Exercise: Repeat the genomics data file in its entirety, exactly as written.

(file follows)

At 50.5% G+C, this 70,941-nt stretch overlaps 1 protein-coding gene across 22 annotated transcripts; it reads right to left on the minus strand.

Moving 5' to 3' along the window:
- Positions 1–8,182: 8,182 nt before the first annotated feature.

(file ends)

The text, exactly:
At 50.5% G+C, this 70,941-nt stretch overlaps 1 protein-coding gene across 22 annotated transcripts; it reads right to left on the minus strand.

Moving 5' to 3' along the window:
- Positions 1–8,182: 8,182 nt before the first annotated feature.